MANILA — Unbeknownst to the country’s historical associations but reported just the same by the Philippine press last week was the celebration of “the 100 years of Philippine Legislature” on June 7. Spearheading the centennial celebration was Rep. Jose de Venecia, outgoing Speaker of the 13th Congress, with President Gloria M. Arroyo addressing the special plenary session of the House of Representatives that lacked the procedural quorum. Mrs. Arroyo used the occasion to call for “national reconciliation” with the political opposition to allow the nation, so she hoped, “to move forward.”

Both the centennial celebration and the President’s call happened at the wrong time and for the wrong reasons. There was no historical basis for the centennial much less any reason to celebrate it with approbation. Mrs. Arroyo, on the other hand, has been the most divisive element in the country’s politics and for her to make the call in the same occasion was way off the mark.

Opposing the centennial extravaganza, reelected Rep. Roilo Golez called it a “distortion of history,” citing documents from the National Historical Institute (NHI). Indeed, the first Philippine legislature was the Malolos Congress which was convened by 50 delegates in September 1898 when Spain was already defeated by the Philippine revolution after over three centuries of colonial rule. The Malolos Congress lasted for only a year as the Americans began to wage a treacherous colonialist war against the Filipino people in what could qualify as one of the bloodiest colonial conquests by a foreign imperialist power close to one million Filipinos died.

De Venecia’s centennial is based on the first Philippine Assembly which was convened by the U.S. in 1907 as the lower house, with the colonial Philippine Commission as the upper house.

Wrong on two counts

The commemoration of the 100 years of the Philippine Legislature is wrong on two counts: The inaugural session of the first Philippine Assembly was held on Oct. 16, 1907, or almost two months after the election (July 30), raising the question why the centennial celebration was held on June 7. Secondly, unlike the Assembly which was sponsored by the U.S. colonial government it is the Malolos Congress that is considered by most Filipino historians as purely a Filipino legislature. Thus, the first centenary of the Philippine legislature should have been commemorated in September 1998 the year the whole nation marked the 100 years of Philippine independence from Spanish colonial yoke.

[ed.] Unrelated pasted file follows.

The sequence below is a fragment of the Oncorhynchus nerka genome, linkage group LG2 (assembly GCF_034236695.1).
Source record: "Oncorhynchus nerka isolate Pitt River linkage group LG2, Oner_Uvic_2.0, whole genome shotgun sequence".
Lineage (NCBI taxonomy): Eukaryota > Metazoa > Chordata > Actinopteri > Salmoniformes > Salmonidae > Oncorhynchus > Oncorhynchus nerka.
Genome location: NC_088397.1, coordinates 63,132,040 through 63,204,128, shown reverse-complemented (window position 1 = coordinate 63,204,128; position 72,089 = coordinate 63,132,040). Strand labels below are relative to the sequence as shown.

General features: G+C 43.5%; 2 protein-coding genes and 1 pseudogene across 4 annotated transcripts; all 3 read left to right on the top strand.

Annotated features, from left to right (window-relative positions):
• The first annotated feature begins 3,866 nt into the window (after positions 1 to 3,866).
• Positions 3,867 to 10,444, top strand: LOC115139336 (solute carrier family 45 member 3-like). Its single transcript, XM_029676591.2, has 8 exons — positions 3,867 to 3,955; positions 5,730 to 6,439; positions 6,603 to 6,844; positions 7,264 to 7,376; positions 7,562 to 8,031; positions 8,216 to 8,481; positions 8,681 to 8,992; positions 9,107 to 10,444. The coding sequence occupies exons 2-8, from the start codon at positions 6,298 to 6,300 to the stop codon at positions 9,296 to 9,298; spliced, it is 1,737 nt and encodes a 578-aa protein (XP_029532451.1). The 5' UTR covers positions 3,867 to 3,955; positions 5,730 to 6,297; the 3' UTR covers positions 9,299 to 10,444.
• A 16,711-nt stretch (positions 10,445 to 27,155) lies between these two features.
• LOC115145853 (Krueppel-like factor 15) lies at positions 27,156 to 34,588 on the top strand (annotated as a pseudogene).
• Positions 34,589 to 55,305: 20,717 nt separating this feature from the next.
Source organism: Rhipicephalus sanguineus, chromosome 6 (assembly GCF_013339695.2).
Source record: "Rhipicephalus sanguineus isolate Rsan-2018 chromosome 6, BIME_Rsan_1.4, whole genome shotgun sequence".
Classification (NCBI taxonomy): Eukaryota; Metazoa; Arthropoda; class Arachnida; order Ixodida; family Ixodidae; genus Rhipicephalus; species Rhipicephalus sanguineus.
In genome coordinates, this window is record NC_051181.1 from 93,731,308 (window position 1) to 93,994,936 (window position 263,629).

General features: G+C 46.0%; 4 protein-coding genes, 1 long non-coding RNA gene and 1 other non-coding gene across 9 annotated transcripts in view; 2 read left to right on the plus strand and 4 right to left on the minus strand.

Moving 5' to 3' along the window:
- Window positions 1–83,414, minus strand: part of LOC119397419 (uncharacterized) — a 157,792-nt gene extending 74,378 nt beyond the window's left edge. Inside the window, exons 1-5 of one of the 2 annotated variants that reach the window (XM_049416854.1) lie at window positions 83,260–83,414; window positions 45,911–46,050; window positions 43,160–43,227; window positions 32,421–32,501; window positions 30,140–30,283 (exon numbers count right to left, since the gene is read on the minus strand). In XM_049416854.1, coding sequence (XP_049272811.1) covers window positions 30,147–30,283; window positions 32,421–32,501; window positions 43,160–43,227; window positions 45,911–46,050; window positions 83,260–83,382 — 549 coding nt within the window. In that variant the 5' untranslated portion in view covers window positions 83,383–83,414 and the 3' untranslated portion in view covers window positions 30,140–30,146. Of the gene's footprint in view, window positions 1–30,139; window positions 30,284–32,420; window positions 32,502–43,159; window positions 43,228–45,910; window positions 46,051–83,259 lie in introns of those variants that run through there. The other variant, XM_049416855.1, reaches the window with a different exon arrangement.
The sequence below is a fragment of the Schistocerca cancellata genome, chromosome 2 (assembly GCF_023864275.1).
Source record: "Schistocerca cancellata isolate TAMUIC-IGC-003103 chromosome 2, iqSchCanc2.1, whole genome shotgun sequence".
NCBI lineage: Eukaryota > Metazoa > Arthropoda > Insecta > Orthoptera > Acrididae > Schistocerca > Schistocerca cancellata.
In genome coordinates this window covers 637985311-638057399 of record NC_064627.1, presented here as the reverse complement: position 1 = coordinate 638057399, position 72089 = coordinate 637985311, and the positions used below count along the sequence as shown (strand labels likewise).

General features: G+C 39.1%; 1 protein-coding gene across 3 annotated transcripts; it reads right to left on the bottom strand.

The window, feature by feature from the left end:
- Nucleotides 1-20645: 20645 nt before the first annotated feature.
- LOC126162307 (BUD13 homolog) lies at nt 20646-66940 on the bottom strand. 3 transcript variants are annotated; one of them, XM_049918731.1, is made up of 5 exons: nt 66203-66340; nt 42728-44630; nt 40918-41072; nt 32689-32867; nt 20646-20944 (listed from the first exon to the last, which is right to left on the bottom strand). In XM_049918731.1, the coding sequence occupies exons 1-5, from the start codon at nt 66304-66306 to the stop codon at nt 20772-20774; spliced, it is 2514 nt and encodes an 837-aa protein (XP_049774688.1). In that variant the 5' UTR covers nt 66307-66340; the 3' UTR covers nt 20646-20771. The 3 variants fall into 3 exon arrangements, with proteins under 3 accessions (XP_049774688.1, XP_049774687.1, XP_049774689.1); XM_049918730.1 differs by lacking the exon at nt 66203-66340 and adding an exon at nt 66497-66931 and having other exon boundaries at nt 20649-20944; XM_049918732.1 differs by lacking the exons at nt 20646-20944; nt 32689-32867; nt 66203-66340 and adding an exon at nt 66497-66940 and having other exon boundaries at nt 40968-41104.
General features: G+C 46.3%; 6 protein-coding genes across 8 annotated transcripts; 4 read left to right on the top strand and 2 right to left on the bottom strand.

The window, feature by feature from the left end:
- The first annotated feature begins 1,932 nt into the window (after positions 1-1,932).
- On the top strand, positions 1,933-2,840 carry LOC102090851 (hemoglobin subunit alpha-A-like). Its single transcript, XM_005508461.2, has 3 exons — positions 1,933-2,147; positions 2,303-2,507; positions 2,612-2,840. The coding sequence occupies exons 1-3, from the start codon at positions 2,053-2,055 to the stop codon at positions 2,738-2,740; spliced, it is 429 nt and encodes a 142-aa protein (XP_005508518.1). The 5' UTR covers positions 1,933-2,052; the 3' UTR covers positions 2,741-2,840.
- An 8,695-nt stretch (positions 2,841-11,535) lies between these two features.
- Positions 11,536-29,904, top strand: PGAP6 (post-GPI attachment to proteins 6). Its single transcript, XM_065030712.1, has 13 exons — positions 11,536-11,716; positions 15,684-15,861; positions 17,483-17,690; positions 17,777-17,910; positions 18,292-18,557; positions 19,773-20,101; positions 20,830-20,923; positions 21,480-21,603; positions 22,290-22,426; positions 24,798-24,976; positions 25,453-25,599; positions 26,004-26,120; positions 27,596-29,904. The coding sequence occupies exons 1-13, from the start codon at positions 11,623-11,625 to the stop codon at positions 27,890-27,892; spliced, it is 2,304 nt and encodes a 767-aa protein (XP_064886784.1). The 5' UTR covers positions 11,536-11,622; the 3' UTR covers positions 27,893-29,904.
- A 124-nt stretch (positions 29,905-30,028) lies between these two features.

Regardless of the historical reconstruction that needs to be done, the present Congress takes its lineage to the Philippine Assembly which was established by the American colonizers to co-opt members of the local elite as they went about tightening their colonial subjugation of the Filipinos. The elite composition of the Assembly at that time is replicated in the present Congress under the Fifth Republic where around 160 of its regular members originate from political clans. At least that is a historical truth that can easily merit a national consensus.

Last week’s centennial celebration fits into the elite-dominated Congress’ colonial mindset that has molded the institution for a century. Members of Congress, said Bayan Muna Rep. Teddy Casio, “should go on soul-searching and ask themselves why the people despise them so much. They should break free from their colonial and reactionary roots in order to truly serve the interest of the people.”